12. An amplifier as defined in claim 11, in which said load circuit means comprises a resistor connected between said emitter of the first transistor and ground.
13. Magnetic core stator apparatus, comprising at least one storage core having high remanence, a winding on said storage core, means for energizing said winding ineluding a transformer having a high remanence core, a
primary winding and a secondary winding, a resistor, a core driving circuit including in series the secondary Winding, the resistor, and the storage core winding, said resistor having an impedance constituting a major proportion of the total load impedance of the core driving circuit, an amplifier driving said primary winding and comprising a thyratron transistor having a junction emitter electrode, a current multiplying collector electrode and a base electrode, means connecting said base electrode to a common junction, means reversely biasing said collector electrode with respect to said common junction, said transistor having an internal feedback characteristic such that a substantial collector current flow may be initiated by application to said emitter electrode of a first starting potential having a predetermined polarity and magnitude with respect to said junction, and, once initiated, continues until the emitter electrode is shifted to a cut-ofi potential substantially separated from the starting pojunction opposite to that of the starting potential, means biasing said emitter electrode to a potential between said starting and cut-off potentials and efiective to-maintain said collector substantially non-conductive, signal input means for transmitting to one of said base and emitter electrodes an input potential of the same polarity and greater magnitude than said bias potential to establish current flow through said emitter electrode and through said collector electrode, and self-extinguishing means connected to said emitter electrode and responsive to the current flow therethrough, said self-extinguishing means being efiective after termination of the input signal potential to swing the emitter electrode to a potential of the same polarity and greater magnitude than said cut-01f potential, and thereby to cut oil? the current flows, an output circuit for the amplifier connected between the collector electrode and the common junction including in series the primary winding and a source of substantially constant electric current, and means efiective when the current flow from the-transistor is cut off to by-pass said constant current around the primary winding and the transistor.
.14. Magnetic core storage apparatus as defined in claim 13, in which said primary winding has one terminal connected to the collector electrode and the other terminal connected to the by-passing means, said by-passing means being effective to limit the potential between the collector electrode and the common junction.
15. An amplifier as defined in claim 13, in which said constant current source comprises a source of electrical potential and a resistor in series 'with said potential source and having an impedance high as compared to the other impedance elements in its circuit.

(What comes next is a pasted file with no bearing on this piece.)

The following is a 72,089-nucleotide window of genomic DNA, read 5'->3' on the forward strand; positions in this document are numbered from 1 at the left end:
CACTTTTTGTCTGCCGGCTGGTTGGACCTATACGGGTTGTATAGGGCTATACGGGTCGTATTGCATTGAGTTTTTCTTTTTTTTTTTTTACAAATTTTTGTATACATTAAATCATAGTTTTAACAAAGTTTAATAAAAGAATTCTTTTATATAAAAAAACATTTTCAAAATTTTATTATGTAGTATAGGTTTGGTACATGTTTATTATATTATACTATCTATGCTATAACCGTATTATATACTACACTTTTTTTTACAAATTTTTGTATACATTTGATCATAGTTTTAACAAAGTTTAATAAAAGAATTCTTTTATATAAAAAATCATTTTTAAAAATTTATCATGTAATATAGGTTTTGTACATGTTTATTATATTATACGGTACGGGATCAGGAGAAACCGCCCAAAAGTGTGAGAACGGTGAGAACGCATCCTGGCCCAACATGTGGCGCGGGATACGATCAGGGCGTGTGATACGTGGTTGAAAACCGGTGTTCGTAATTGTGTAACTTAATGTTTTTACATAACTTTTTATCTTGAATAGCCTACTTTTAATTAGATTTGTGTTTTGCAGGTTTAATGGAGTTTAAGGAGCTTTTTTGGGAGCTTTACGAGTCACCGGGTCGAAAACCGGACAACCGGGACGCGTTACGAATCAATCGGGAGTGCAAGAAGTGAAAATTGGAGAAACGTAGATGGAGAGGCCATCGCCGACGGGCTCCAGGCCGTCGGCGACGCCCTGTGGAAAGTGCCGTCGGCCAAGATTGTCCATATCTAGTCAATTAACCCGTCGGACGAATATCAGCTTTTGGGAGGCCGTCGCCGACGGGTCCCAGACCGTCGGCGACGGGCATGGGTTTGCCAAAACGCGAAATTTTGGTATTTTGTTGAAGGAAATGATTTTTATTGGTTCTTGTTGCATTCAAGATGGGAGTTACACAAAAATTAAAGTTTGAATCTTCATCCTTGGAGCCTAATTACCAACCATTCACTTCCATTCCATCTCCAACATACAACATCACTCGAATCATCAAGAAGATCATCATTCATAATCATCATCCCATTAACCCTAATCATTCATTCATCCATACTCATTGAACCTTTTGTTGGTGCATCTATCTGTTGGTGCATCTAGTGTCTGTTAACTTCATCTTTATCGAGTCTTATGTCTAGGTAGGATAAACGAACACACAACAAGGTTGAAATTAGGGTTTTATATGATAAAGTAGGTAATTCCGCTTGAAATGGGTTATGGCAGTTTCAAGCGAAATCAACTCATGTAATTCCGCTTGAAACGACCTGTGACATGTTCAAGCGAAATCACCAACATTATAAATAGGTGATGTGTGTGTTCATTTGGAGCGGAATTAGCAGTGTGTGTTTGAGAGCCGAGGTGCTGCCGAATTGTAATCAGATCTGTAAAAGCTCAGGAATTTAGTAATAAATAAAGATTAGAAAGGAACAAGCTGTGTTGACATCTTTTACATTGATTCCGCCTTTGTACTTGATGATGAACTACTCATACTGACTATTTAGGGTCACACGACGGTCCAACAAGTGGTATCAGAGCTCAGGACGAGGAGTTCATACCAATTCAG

16. Magnetic core storage apparatus as defined in claim 13, in which said constant current source comprises a second transistor having a collector electrode, an emitter electrode and a base electrode, means connected in series with the emitter electrode for maintaining the current flow therefrom substantially constant, energy supply means connected in series with the base, and a connection between the collector electrode and said primary winding.
17. Magnetic core storage apparatus as defined in claim 13, comprising a read coil on said storage core and a read amplifier for producing signals from said read coil, said read amplifier comprising a grounded base transistor amplifier stage having its emitter directly coupled to said read coil, a coupling transformer connected to the output of said grounded base stage, a full wave rectifier supplied by said coupling transformer, a grounded emitter transistor amplifier stage having its input connected to said rectifier, means biasing said grounded emitter amplifier stage beyond cut off, and means responsive to binary 1 signals to drive said grounded emitter stage to saturation.
18. An amplifier for producing square wave output signals, comprising a transformer having a high remanence core, a primary winding and a secondary winding, a resistor, an output circuit including in series the secondary winding and the resistor, said resistor having an impedance constituting a major proportion of the total load impedance of the output circuit, a transistor having emitter, collector and base electrodes, means connecting the base electrode to a common junction, signal input means operable to switch the transistor between low current and high current conditions, a load circuit for the transistor connected between the collector electrode and the common junction and including in series the primary winding and a source of substantially constant electric current, and means efiective when the transistor is in its high impedance condition to by-pass most of said constant current around the primary winding and the transistor.
(References on following page) References Cited in the file of this patent UNITED STATES PATENTS Burlingame Apr. 6, 1948 Chatterjea et a1 Dec. 28, 1948 Bangert Apr. 29, 1952 Gerwin May 13, 1952 Eberhardt July 29, 1952 14 Sager June 16, 1953 Wiley Aug. 10, 1954 Rajchman Oct. 5, 1954 Haynes Nov. 30, 1954 Haynes Mar. 20, 1956 Devol Apr. 10, 1956 Maron May 29, 1956 Eckert July 2, 1957